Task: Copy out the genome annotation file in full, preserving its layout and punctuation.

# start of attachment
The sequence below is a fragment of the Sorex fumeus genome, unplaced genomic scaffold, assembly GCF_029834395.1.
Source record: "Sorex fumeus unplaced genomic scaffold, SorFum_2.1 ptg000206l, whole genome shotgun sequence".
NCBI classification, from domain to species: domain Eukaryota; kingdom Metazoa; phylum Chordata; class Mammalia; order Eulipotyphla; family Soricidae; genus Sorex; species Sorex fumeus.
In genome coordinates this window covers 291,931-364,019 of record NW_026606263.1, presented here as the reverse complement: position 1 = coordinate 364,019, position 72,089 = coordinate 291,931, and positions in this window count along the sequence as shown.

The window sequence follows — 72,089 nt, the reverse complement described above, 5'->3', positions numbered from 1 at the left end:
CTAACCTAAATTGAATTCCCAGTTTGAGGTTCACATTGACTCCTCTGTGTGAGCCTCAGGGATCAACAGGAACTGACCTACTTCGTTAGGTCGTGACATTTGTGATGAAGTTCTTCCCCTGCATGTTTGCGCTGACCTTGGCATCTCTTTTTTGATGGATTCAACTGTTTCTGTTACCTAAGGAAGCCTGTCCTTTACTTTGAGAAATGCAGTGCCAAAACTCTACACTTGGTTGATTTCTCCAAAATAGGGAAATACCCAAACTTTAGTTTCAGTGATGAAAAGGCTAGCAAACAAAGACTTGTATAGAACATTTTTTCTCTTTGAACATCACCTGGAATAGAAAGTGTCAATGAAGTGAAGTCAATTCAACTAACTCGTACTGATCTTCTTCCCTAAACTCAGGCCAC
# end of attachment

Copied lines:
The sequence below is a fragment of the Sorex fumeus genome, unplaced genomic scaffold, assembly GCF_029834395.1.
Source record: "Sorex fumeus unplaced genomic scaffold, SorFum_2.1 ptg000206l, whole genome shotgun sequence".
NCBI classification, from domain to species: domain Eukaryota; kingdom Metazoa; phylum Chordata; class Mammalia; order Eulipotyphla; family Soricidae; genus Sorex; species Sorex fumeus.
In genome coordinates this window covers 291,931-364,019 of record NW_026606263.1, presented here as the reverse complement: position 1 = coordinate 364,019, position 72,089 = coordinate 291,931, and positions in this window count along the sequence as shown.

The window sequence follows — 72,089 nt, the reverse complement described above, 5'->3', positions numbered from 1 at the left end:
CTAACCTAAATTGAATTCCCAGTTTGAGGTTCACATTGACTCCTCTGTGTGAGCCTCAGGGATCAACAGGAACTGACCTACTTCGTTAGGTCGTGACATTTGTGATGAAGTTCTTCCCCTGCATGTTTGCGCTGACCTTGGCATCTCTTTTTTGATGGATTCAACTGTTTCTGTTACCTAAGGAAGCCTGTCCTTTACTTTGAGAAATGCAGTGCCAAAACTCTACACTTGGTTGATTTCTCCAAAATAGGGAAATACCCAAACTTTAGTTTCAGTGATGAAAAGGCTAGCAAACAAAGACTTGTATAGAACATTTTTTCTCTTTGAACATCACCTGGAATAGAAAGTGTCAATGAAGTGAAGTCAATTCAACTAACTCGTACTGATCTTCTTCCCTAAACTCAGGCCAC